ComScore has added mobile ad network rankings to Media Metrix.
The new reporting will be called Mobile Metrix and become part of the overall Media Metrix product suite.
Until now, Media Metrix was focused on the desktop side of things, providing info on website audiences, including consumption habits, demographics and cross-site visitation for more than 250,000 properties in 44 countries.
“If we look back in history to when we started working with ad networks on the web about a decade ago, it was a big innovation in the market because it helped create a way to reach scalable audiences that didn’t force buyers to rely exclusively on the biggest publishers,” said Andrew Lipsman, VP of marketing and insights at comScore.
Fast forward to today and the same situation is playing itself out on mobile, where the industry lacks measurement tools to level the oft-cited differential between mobile time spent and mobile ad spend.
Despite knowing that app usage alone accounts for more than 50% of total digital media engagement, it’s hard for buyers to up their spend if they can’t measure audience reach. As Scott Marsden, VP of media at DigitasLBi, noted at the Mobile Media Summit on Monday, “Measurability has been a challenge for us since day one.”
Those four media properties? The usual suspects: Google, Facebook, Yahoo and Amazon.
And that can often lead to a less-than-inspiring media mix, said Eric Simon, EVP of operations and general manager at Yieldmo, the first mobile ad network to go live with comScore’s new ranking in Media Metrix.
“[Media buyers] don’t have a good way of really planning audience and content targeting on mobile like they do on desktop, so the easy thing to do is to buy from Facebook or buy mobile banners through the more traditional places, like Google, because those are known entities,” Simon said. “There’s definitely a little spray and pray going on.”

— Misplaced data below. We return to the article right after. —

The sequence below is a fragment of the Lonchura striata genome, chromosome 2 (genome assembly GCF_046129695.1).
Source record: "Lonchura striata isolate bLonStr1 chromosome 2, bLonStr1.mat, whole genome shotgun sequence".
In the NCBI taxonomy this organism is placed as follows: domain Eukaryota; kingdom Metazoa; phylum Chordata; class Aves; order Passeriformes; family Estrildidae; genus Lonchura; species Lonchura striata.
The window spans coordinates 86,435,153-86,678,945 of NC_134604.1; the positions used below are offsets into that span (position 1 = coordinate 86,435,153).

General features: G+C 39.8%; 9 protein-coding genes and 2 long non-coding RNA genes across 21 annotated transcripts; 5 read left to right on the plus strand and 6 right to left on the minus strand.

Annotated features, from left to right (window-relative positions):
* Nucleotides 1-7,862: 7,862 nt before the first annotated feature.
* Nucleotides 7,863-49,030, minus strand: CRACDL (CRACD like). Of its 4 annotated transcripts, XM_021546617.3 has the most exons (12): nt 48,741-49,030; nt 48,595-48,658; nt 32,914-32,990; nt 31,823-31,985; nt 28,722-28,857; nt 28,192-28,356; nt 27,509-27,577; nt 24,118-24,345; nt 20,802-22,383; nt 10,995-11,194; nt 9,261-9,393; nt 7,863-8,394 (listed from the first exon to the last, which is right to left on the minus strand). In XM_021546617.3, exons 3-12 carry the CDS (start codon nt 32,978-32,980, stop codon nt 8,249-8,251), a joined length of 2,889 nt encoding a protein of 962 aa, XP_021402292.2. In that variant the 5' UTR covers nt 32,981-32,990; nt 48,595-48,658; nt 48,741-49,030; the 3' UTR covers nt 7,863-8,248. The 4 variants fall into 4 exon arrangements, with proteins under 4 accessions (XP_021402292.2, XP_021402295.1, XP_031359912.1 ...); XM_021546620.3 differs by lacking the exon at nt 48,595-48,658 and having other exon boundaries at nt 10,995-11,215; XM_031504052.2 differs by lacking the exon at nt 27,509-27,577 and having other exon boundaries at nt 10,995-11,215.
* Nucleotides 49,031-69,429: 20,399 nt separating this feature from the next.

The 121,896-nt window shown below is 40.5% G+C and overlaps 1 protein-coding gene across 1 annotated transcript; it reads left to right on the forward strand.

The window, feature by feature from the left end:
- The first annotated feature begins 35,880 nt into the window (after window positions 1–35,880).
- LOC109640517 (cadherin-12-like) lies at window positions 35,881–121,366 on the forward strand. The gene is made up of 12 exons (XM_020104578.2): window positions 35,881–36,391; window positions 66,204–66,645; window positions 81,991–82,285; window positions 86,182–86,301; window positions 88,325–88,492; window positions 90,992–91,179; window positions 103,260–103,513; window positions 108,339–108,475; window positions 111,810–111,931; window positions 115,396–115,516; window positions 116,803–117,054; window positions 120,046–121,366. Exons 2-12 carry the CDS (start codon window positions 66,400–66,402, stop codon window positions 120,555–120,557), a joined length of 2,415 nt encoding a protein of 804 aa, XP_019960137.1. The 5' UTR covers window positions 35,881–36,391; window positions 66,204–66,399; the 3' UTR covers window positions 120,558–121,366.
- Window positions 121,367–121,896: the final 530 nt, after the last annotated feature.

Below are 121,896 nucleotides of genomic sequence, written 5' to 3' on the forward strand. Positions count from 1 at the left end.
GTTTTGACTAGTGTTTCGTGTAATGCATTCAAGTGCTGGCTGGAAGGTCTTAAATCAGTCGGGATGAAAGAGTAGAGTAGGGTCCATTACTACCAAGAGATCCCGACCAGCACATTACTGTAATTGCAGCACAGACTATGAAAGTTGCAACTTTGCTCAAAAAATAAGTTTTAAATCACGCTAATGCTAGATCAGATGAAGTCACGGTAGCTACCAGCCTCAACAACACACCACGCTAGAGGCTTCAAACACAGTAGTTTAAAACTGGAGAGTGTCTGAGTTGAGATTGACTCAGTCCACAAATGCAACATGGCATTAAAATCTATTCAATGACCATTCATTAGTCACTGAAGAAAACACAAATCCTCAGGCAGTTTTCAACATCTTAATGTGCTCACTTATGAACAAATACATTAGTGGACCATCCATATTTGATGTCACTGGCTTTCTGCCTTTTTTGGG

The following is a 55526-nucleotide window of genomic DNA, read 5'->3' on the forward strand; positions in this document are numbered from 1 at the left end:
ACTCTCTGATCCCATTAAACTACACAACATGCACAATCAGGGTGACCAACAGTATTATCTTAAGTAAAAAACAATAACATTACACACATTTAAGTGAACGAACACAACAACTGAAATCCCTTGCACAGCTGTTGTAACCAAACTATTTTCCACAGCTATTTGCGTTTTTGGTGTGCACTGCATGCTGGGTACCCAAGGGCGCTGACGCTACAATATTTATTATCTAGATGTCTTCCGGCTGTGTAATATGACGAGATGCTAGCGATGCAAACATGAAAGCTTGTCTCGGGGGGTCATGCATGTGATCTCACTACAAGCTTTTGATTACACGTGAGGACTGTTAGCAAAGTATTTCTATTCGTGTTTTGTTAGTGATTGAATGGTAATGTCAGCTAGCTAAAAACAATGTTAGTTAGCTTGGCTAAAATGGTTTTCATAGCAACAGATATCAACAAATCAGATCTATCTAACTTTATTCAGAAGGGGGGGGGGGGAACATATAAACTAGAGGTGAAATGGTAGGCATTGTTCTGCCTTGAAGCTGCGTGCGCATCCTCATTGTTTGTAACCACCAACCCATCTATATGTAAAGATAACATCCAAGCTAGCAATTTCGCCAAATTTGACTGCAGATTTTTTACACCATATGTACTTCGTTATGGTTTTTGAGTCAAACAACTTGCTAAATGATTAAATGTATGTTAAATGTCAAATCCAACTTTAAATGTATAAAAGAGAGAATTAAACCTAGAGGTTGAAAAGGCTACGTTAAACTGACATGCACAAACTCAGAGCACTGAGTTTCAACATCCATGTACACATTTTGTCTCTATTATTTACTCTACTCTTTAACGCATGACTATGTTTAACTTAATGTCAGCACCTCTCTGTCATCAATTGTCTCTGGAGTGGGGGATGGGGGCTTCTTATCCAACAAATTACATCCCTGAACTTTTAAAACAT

ComScore’s inaugural Mobile Metrix Mobile Ad Network report for April found that Yieldmo, whose publisher clients include CNN, Time Inc., Trulia, Univision, BabyCenter, Meredith, Vox, Orbitz and DailyMotion, had delivered ad impressions to 105 million smartphones, representing a 68% reach among its audience.
Several other ad networks are either in discussions with comScore or at various stages of implementation, Lipsman said. It’s a process that can take two months or more. ComScore tags every single piece of inventory to pull page and placement-level data and measure the delivery of ads through the network directly. From there, comScore determines the ad network’s audience reach across publisher sites and apps.
While Media Metrix is arguably old-school – relying as it does on a contextual rather than impression-based mindset – the continued lack of reliable cross-device measurement may lend it continued relevance. Big brands – ”which is where the big budgets reside,” Lipsman said – and agencies need validation that mobile buys can achieve reach against the target audience.
“The ultimate benefit ... will be an accelerated shift of dollars,” Simon said. “Because today, dollars are still being planned for desktop when the audience has clearly already moved to mobile.”